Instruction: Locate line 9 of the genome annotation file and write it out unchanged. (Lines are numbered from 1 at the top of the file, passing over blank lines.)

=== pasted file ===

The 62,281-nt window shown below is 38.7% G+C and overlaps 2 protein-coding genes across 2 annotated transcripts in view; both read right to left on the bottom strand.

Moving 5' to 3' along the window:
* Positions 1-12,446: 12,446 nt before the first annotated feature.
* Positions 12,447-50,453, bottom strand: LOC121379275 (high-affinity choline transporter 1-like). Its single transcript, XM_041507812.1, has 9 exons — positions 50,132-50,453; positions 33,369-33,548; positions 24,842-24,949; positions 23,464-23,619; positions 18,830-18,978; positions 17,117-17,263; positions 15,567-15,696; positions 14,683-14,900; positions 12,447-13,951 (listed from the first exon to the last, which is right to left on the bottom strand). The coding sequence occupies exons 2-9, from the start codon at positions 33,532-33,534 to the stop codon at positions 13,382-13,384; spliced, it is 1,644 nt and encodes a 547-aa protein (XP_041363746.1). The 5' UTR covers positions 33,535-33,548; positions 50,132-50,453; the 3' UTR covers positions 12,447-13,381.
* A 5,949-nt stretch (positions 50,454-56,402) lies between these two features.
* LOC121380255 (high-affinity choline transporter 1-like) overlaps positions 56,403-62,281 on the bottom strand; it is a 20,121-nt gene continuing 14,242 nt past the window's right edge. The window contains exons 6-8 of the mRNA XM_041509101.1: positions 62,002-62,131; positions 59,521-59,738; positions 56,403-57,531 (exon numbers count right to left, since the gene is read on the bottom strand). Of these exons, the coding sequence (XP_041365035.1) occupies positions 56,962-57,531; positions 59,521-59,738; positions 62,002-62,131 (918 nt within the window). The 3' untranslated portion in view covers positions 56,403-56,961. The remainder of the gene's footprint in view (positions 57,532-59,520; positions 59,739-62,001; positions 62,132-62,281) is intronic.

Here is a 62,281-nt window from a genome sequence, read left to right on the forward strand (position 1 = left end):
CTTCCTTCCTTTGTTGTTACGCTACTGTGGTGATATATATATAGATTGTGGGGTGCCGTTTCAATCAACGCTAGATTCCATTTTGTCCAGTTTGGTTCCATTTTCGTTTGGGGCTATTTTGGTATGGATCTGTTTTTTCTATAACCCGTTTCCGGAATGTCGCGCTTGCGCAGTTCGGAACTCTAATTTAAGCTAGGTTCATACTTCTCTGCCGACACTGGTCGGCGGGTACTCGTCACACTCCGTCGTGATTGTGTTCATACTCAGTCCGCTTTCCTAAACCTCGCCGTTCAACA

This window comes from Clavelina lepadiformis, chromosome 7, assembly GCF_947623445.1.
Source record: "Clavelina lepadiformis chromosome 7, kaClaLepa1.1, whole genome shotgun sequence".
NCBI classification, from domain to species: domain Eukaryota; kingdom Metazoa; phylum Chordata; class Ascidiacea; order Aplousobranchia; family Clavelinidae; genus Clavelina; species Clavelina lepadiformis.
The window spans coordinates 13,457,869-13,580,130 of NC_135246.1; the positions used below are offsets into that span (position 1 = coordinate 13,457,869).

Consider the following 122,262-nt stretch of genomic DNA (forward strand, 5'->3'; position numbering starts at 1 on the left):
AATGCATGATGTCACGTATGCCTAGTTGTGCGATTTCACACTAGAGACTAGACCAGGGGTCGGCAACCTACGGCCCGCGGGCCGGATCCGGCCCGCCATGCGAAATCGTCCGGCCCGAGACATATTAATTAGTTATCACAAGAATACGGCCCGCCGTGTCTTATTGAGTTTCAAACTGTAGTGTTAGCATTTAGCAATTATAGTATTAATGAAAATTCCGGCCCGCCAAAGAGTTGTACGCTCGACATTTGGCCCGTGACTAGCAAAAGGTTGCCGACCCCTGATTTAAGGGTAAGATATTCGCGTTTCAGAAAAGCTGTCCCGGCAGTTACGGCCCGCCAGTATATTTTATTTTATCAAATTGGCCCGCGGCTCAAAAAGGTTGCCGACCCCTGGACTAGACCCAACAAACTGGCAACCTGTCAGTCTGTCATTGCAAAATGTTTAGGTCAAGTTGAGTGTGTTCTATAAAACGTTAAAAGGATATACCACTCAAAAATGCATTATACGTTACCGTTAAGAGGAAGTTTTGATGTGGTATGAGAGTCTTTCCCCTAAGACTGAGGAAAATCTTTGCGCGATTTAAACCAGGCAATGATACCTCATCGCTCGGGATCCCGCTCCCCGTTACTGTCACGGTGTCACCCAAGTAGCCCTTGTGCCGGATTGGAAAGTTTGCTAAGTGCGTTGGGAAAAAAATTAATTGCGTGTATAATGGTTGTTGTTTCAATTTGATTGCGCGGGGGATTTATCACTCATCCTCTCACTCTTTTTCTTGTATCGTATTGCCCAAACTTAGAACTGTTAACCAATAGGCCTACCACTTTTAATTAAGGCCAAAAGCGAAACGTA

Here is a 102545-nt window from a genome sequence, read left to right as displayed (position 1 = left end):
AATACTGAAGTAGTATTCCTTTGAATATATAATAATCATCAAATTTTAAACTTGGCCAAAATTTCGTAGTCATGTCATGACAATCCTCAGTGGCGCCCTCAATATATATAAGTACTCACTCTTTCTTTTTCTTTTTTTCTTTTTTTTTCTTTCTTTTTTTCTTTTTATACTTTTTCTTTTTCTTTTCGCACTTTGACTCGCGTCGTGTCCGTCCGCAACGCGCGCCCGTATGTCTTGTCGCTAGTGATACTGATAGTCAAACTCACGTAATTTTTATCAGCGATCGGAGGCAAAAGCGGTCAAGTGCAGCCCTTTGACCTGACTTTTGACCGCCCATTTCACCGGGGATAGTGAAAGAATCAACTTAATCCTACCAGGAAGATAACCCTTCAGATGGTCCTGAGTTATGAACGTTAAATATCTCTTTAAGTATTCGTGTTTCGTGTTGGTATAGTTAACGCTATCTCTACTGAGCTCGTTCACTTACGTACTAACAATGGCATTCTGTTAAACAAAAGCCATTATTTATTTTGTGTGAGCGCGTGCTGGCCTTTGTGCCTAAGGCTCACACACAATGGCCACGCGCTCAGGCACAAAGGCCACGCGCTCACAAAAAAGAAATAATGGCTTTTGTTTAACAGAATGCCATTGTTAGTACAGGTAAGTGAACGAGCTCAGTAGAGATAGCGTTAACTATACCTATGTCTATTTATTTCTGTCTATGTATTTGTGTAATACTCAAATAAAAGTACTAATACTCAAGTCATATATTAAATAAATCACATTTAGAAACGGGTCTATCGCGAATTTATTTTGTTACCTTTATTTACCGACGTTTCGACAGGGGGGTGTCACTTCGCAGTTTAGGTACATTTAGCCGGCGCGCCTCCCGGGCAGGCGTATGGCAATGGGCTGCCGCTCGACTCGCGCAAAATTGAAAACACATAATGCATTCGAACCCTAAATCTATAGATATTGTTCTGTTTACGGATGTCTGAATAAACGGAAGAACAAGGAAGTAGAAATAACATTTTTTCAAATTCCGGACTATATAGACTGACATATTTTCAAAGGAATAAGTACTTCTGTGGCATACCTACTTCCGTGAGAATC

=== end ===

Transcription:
This window comes from Clavelina lepadiformis, chromosome 7, assembly GCF_947623445.1.